Consumption, Identity, and the Sociocultural Constitution of "Preferences": Reading Women's Magazines
AbstractThis paper shows how the concept of identity may figure importantly into shifts in preferences and patterns of consumption. We explore the 1970s emergence of the “working woman” - a woman who worked outside the home and regarded work as central to her identity. Women's magazines were especially involved in working out the “working woman” image, stressing how products could be used to attain her readily-identifiable appearance and efficient, pleasant home life. As such, they played into a shift in social valuation of female identities - away from those centered on traditional feminine pursuits, towards those centered on intensified labor-force involvement, consumerism, and commodified private life.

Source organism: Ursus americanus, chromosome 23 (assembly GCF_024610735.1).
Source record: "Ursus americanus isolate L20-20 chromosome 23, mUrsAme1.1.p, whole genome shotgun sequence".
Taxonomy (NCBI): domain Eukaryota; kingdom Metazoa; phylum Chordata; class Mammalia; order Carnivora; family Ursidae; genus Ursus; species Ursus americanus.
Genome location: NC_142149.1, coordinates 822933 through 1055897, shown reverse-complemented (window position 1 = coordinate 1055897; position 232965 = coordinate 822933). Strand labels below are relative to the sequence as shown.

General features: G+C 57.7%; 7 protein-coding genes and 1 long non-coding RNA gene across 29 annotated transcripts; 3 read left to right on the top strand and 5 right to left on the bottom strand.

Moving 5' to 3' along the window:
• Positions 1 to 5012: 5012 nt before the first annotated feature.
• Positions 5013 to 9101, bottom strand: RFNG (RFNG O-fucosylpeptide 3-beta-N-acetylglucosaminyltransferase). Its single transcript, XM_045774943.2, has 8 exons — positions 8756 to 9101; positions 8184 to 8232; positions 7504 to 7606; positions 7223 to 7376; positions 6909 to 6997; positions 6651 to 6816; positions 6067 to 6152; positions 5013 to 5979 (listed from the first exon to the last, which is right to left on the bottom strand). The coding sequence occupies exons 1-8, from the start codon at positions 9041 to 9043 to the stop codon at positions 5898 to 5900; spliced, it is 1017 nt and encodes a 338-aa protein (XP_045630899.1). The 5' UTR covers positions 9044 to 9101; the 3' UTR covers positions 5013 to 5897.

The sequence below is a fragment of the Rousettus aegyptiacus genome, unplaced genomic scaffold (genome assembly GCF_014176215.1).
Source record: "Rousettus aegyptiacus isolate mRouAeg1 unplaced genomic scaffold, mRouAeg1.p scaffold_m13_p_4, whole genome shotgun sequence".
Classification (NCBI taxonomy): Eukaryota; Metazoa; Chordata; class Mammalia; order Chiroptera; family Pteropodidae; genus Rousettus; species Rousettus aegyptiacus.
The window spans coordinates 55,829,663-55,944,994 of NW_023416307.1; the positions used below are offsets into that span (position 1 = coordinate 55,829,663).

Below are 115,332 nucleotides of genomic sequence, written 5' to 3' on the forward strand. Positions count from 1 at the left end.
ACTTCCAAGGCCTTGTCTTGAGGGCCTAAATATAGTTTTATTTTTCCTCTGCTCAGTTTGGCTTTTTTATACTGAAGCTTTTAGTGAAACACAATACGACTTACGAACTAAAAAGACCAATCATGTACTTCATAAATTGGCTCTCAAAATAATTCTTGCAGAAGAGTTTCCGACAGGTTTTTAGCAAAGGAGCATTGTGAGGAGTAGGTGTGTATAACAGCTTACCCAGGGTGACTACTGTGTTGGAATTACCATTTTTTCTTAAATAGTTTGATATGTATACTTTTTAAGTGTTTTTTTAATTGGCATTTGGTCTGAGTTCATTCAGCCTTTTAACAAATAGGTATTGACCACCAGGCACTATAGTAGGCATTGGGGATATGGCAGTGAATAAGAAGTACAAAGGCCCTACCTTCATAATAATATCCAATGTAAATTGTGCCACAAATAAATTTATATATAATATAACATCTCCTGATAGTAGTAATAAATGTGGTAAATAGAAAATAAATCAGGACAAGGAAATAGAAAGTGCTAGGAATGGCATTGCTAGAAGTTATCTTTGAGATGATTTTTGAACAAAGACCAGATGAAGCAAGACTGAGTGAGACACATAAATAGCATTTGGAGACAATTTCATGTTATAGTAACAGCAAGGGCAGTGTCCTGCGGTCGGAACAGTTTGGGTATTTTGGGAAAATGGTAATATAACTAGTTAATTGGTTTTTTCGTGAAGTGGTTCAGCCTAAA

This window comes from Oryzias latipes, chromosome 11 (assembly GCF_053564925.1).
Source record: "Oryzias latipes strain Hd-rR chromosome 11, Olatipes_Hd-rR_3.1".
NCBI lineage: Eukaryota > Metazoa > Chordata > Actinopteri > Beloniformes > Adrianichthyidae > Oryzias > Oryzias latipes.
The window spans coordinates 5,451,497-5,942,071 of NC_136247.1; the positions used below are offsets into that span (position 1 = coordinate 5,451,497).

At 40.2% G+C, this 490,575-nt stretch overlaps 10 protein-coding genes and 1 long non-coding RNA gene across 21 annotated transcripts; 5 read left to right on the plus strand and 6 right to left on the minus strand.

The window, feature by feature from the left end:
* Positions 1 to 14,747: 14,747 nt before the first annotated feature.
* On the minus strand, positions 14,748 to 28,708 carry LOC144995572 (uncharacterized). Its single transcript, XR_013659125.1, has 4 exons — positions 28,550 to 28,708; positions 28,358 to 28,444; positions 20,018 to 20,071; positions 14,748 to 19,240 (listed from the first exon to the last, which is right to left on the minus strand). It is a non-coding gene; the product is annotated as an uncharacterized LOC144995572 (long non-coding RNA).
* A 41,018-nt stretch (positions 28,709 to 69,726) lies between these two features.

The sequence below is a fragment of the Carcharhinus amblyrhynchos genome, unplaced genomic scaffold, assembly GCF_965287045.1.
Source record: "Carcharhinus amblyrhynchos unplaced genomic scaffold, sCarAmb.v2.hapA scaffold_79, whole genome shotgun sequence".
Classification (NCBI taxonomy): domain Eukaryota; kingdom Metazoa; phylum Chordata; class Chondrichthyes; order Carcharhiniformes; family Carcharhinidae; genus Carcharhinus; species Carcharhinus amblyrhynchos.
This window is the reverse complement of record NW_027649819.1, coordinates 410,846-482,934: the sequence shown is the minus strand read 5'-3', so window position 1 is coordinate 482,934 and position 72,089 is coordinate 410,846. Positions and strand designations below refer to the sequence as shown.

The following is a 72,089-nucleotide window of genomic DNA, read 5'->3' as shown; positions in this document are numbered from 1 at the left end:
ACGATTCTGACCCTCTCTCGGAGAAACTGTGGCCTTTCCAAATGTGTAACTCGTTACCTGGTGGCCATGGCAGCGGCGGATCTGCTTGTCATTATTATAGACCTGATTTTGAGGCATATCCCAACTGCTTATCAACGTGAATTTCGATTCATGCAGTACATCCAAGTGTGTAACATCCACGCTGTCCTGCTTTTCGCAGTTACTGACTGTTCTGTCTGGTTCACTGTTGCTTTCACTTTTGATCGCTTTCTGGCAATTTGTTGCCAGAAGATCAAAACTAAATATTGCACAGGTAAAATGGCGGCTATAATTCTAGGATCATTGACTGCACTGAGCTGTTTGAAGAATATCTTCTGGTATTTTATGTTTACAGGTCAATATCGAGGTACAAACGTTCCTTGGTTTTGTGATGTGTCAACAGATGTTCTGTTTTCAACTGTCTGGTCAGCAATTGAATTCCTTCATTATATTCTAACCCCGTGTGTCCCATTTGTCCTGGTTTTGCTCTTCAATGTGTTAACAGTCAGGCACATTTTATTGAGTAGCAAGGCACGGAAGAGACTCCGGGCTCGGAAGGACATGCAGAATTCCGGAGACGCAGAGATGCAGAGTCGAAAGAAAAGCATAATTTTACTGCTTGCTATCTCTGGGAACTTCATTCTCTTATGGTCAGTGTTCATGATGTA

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Bibliographic InfoArticle provided by Taylor & Francis Journals in its journal Review of Social Economy.
Volume (Year): 62 (2004)
Issue (Month): 3 ()
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